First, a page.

Mara Sánchez Renero
Mara Sánchez Renero (Mexico 1979) studied photography in Barcelona, Spain, where she lived for 10 years. She was part of the collective boom of 2008, in Spain, where she was co-founder of the Malocchio and PHACTO collective.
In her work, she is interested in finding places where she can create a scenario to explore the instability of the human condition. In her images we can witness the dissolution of constructed identity, in isolating men and women from their everyday contexts and instead portraying them within the space of their imaginary fabrication, the space of their mythical existence and thus confront what’s uncertain about human nature.
Her work has been shown in different places in Europe, USA, Asia, the Caribbean, Latin America and Africa, including international photography fairs such as: Basel Photo, Maco Photo Zone, Fair Material, San Francisco Photo, Arteba, Photo London and Scope Miami.
She has been awarded by POY Latin American Nuestra mirada de memoria e identidad and SAIF Revelation Photographer for The Cimarron and the Fandango, 3rd place of the Women Photographers Grant of PH Museum with Iluikak, winner of International Women in Photo Association 2020 and was a beneficiary of Sistema Nacional de Creadores de Arte, Fondo Nacional para la Cultura y las Artes México (FONCA 2018-2020).
The work of Mara Sánchez-Renero has been published and reviewed by international critics including, CNN, The New York Times, OAI, Zoom Magazine, Exit, Photography is art and Vision, Posi+tive Magazine, Aint-Bad, Photographic Museum of Humanity, Archive, and Dodho Magazine.
The Cimarrón and the fandango
The Little-Known World of the Afro-Mexican
During the colonial period in the Americas, a cimarrón was a fugitive black slave who lived a free life in isolated corners of society.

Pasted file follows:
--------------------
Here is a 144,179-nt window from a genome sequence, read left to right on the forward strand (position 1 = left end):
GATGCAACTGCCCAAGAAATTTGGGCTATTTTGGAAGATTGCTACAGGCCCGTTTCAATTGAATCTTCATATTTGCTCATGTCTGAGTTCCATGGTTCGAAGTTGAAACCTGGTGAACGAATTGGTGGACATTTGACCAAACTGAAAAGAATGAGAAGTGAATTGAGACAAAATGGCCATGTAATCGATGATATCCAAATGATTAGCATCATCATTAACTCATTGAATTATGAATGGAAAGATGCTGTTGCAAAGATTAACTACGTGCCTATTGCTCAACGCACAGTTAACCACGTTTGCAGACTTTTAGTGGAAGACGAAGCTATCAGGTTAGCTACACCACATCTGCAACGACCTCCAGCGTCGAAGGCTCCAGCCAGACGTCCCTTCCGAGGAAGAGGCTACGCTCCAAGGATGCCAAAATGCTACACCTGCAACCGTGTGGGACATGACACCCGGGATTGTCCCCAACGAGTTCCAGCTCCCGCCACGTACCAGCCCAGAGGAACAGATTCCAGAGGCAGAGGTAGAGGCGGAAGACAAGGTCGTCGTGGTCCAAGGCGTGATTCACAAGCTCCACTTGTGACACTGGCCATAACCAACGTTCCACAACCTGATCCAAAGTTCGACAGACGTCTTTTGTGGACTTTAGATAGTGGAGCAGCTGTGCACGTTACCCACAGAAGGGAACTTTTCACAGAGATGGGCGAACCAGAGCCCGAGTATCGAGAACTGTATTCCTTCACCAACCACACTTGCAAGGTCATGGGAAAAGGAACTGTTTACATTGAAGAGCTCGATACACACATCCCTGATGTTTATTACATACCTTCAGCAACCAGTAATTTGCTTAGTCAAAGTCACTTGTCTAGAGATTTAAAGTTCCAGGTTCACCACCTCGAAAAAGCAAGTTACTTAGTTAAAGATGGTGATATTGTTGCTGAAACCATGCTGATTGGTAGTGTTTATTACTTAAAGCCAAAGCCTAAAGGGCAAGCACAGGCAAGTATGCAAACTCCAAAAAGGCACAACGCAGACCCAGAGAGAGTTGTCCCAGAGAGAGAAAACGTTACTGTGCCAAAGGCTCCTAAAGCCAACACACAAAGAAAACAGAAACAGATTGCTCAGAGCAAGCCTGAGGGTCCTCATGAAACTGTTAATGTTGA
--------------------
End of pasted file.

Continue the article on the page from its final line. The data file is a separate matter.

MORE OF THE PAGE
In the 1500s, a large number of African slaves were brought to Mexico as a workforce in different areas: mining, livestock, fishing, and domestic work, among others. By 1742, the population of blacks in Mexico exceeded the Spanish population. Today, around 10% of Mexico’s population identifies as black.
In the fight for independence from 1810 to 1821, in which different castes participated, Mexico became the first country in the Americas to abolish slavery.
During the decades of Mexico’s consolidation as an independent country, (whose maximum achievement was the establishment of the Political Constitution in 1917), the history of the African population was little by little made invisible. They were recognized within Mexico’s constitution.
In the following years, the Afro-descendant population began to group mainly in two points of the Mexican territory: Veracruz and the Costa Chica region, on the border between Guerrero and Oaxaca.
In the last two decades, the black community began a struggle for recognition by promoting debates that revolved around socio-political and identity issues. It was not until 2015 that the legal process of inclusion in the Constitution began. Discussions continue as they fight to obtain in practice the fulfillment of their rights.
Today, the self-defined Afro-Mexican population is building its own version of the past, beginning to recover and reconstruct their history – or, perhaps, to illuminate a history they had kept alive in seclusion.